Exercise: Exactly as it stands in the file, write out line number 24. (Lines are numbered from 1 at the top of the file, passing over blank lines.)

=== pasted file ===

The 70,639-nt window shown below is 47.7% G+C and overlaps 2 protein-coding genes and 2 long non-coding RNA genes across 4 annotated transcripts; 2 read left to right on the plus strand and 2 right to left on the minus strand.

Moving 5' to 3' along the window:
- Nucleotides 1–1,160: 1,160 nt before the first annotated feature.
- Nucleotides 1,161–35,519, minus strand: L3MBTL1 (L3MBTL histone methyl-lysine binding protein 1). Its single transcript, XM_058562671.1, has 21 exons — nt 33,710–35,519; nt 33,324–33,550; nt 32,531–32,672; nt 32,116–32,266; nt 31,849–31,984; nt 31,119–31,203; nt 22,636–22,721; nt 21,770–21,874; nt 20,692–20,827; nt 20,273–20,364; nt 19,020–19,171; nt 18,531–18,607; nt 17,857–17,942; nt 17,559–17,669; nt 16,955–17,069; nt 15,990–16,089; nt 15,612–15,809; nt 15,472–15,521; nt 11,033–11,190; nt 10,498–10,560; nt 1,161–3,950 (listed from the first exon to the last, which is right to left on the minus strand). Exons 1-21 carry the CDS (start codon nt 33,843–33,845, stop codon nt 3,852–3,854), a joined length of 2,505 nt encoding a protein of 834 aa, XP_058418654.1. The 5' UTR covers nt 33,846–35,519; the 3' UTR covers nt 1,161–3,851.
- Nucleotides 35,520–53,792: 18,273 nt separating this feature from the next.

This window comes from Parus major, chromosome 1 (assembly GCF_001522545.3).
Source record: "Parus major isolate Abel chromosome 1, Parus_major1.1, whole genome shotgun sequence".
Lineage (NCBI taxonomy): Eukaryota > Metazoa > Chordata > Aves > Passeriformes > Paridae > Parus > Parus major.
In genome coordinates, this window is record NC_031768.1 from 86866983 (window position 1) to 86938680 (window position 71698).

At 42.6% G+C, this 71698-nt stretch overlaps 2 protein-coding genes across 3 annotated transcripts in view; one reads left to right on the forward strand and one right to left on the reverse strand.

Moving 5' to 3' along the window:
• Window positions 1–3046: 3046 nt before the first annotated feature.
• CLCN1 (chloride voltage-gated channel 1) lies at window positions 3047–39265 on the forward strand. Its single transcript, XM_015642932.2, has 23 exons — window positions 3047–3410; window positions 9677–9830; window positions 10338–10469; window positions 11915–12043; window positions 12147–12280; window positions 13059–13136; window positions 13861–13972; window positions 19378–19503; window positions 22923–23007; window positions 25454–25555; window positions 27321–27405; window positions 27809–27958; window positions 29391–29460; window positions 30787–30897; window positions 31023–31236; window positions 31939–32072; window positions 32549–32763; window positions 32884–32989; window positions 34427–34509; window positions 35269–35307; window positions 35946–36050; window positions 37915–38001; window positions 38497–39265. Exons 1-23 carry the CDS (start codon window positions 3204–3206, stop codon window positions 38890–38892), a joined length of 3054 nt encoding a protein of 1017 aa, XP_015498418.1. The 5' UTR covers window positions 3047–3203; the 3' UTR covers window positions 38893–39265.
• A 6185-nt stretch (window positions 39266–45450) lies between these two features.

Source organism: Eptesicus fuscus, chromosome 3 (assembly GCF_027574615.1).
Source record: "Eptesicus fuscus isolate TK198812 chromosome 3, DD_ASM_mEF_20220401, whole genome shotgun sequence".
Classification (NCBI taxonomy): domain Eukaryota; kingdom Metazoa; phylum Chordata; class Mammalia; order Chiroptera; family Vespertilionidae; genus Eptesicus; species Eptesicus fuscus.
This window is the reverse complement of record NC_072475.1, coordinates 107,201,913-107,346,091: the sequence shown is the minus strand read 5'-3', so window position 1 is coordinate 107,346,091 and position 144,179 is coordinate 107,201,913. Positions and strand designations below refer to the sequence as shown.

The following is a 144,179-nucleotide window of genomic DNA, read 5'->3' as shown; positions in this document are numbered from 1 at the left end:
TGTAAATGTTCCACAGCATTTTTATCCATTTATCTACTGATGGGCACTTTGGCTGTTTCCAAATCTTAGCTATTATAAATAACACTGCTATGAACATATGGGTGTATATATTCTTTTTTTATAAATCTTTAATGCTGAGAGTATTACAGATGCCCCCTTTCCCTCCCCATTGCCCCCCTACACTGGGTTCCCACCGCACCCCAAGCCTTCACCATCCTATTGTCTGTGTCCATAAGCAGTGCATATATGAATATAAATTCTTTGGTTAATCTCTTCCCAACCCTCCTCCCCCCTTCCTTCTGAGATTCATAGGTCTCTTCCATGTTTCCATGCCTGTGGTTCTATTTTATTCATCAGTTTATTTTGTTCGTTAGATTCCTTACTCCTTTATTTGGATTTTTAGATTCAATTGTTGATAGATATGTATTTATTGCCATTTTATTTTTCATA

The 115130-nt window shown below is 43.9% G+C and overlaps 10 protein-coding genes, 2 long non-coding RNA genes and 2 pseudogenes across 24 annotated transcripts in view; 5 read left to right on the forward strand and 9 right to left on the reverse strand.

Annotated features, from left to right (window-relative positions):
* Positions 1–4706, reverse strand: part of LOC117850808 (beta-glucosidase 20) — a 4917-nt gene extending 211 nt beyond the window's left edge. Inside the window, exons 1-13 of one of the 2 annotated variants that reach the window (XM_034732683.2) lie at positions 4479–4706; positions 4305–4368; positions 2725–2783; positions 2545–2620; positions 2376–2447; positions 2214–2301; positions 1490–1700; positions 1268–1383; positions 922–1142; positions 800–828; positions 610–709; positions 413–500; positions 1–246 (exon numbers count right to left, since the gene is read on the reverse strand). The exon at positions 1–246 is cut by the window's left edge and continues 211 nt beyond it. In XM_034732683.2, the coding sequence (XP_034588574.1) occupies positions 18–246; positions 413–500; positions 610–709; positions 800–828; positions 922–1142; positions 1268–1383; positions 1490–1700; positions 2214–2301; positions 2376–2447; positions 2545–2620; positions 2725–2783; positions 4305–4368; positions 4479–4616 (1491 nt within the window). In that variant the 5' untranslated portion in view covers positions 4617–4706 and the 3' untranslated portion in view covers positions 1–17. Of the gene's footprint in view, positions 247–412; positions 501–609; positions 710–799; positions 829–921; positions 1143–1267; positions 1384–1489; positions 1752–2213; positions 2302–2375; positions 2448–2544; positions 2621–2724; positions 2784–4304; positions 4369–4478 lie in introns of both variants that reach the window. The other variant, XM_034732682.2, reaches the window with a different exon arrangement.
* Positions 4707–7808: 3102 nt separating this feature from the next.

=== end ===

* Positions 4707–7808: 3102 nt separating this feature from the next.